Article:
Rob was wise beyond his years. Growing up in Wheaton, Illinois, outside of Chicago, he was the boy in school who penned a poem about American GI’s in World War II, men — like the soldier Rob would become himself — who he said fought day and night, fighting for what they thought was right.
Rob was born to lead — the high school gymnast who trained so hard his coach had to kick him out at night so they could close the gym. He was the Army recruit who pushed himself to his limits — both physically and mentally — to earn the title Green Beret. He was the Special Forces soldier who, on his first tour in Afghanistan, earned two Army Commendation Medals for his valor.
Devotion to duty. An abiding sense of honor. A profound love of country. These were the virtues that found their ultimate expression when Rob — just 24 years old and on his second tour — met his testing point on January 25, 2008.
Rob and his team were in the remote northwest of Afghanistan. Their mission: clear a valley of insurgents who had been attacking Afghan forces and terrorizing villagers. So when they came across an insurgent compound, Rob and his men made their move, unleashing their fire and calling in airstrikes.
Now, they were on foot, heading over to that destroyed compound, to assess the damage and gather intelligence. It was still dark, just before dawn. It was freezing cold — and silent, except for the crackle of their radios and the crunch of snow under their boots. Like so many times before, Rob was up front — leading a patrol of two dozen Afghans and Americans on a narrow trail along the valley floor, the steep mountains towering over them.
First, it was just a single insurgent, jumping out from behind a boulder. Then, the whole valley seemed to explode with gunfire. Within seconds, Rob and his patrol were pinned down, with almost no cover — bullets and rocket-propelled grenades raining down from every direction. And when enemy reinforcements poured in, the odds were overwhelming. Rob’s small patrol of two dozen men was nearly surrounded by almost 150 insurgents.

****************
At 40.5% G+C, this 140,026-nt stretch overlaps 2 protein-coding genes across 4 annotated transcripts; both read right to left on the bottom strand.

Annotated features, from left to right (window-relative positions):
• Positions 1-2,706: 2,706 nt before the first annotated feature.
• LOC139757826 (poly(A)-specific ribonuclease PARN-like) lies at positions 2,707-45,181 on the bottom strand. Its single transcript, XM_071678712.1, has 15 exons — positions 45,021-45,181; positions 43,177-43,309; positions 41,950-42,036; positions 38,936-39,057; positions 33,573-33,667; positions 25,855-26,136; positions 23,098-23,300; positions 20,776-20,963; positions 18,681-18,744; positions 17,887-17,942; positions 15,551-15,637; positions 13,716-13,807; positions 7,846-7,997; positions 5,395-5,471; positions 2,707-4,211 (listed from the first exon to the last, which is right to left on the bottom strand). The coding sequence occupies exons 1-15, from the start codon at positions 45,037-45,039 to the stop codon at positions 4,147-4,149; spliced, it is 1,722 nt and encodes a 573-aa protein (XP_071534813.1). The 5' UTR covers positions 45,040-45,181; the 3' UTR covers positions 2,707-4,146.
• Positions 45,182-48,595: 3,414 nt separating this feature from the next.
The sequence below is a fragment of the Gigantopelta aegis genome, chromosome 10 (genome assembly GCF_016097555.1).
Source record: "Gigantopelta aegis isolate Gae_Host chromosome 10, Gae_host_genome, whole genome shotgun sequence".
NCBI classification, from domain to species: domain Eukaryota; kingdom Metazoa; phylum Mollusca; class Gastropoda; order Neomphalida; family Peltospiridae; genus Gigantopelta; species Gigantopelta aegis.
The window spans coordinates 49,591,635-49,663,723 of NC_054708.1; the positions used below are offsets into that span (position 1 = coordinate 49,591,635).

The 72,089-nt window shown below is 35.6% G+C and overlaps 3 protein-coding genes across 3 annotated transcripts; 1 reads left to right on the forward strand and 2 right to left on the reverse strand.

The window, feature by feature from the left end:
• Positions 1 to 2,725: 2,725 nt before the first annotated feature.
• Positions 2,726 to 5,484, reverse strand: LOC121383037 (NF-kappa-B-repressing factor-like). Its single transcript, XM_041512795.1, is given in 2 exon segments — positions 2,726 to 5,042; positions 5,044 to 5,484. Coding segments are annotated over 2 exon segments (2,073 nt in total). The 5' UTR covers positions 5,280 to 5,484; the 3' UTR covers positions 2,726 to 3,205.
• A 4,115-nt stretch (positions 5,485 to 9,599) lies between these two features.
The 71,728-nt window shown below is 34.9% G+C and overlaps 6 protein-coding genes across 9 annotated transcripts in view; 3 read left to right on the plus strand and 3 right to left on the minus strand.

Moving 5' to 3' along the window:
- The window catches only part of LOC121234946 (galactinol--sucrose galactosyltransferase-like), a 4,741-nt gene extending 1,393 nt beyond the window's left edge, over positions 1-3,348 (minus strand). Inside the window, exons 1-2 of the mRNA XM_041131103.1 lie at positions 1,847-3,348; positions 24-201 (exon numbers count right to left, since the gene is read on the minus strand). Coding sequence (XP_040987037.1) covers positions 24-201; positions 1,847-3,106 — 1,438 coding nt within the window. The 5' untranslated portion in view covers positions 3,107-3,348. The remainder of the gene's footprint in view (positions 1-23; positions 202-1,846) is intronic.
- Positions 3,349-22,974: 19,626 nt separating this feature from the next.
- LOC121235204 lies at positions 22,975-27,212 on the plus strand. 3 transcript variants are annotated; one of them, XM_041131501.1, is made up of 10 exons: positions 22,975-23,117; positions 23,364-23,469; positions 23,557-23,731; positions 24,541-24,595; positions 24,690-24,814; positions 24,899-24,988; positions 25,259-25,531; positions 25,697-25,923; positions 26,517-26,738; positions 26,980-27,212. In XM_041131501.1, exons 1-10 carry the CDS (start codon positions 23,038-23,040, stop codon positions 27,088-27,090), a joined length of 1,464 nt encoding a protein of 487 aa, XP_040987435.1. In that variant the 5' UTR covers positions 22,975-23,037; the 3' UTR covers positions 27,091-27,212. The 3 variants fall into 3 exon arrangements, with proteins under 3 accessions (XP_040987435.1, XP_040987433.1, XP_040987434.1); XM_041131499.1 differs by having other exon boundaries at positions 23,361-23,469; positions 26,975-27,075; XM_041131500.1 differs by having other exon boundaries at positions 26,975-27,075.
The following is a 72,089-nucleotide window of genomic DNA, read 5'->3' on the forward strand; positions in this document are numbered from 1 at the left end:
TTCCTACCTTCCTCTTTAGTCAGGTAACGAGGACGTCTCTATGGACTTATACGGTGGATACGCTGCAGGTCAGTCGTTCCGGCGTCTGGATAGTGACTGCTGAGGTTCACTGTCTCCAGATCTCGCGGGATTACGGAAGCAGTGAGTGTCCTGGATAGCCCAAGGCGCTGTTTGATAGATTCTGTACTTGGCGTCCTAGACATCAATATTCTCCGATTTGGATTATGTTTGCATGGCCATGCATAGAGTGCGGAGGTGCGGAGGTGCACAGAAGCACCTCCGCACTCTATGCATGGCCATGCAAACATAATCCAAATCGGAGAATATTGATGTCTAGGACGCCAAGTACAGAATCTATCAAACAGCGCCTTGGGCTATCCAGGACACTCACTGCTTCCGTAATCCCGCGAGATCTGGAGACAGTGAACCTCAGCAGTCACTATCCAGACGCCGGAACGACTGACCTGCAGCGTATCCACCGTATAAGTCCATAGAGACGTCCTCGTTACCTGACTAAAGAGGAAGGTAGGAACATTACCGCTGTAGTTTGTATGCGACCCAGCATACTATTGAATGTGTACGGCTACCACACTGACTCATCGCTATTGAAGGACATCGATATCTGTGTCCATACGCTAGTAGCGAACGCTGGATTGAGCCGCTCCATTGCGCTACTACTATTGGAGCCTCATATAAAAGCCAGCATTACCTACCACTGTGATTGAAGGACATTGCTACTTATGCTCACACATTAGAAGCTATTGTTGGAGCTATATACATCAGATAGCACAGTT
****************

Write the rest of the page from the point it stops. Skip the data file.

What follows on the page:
With the enemy just feets away — some so close he could see their faces — Rob held his ground. Despite the chaos around him, he radioed back enemy positions. As the only Pashto speaker on his team, he organized the Afghan soldiers around him. But the incoming fire, in the words of one soldier, was simply “astounding.”
Rob made a decision. He called for his team to fall back. And then he did something extraordinary. Rob moved in the other direction — toward the enemy, drawing their guns away from his team and bringing the fire of all those insurgents down upon himself.
The fighting was ferocious. Rob seemed to disappear into clouds of dust and debris, but his team could hear him on the radio, still calling out the enemy’s position. And they could hear his weapon still firing as he provided cover for his men. And then, over the radio, they heard his voice. He had been hit. But still, he kept calling out enemy positions. Still, he kept firing. Still, he kept throwing his grenades. And then they heard it — Rob’s weapon fell silent.
This is the story of what one American soldier did for his team, but it’s also a story of what they did for him. Two of his teammates braved the bullets and rushed to Rob’s aid. In those final moments, they were there at his side — American soldiers there for each other.
The relentless fire forced them back, but they refused to leave their fallen comrade. When reinforcements arrived, these Americans went in again — risking their lives, taking more casualties — determined to bring Rob Miller out of that valley. And finally, after fighting that raged for hours, they did.
When the dust settled and the smoke cleared, there was no doubt Rob Miller and his team had struck a major blow against the local insurgency. Five members of his patrol had been wounded, but his team had survived. And one of his teammates surely spoke for all of them when he said of Rob, “I would not be alive today if not for his ultimate sacrifice.”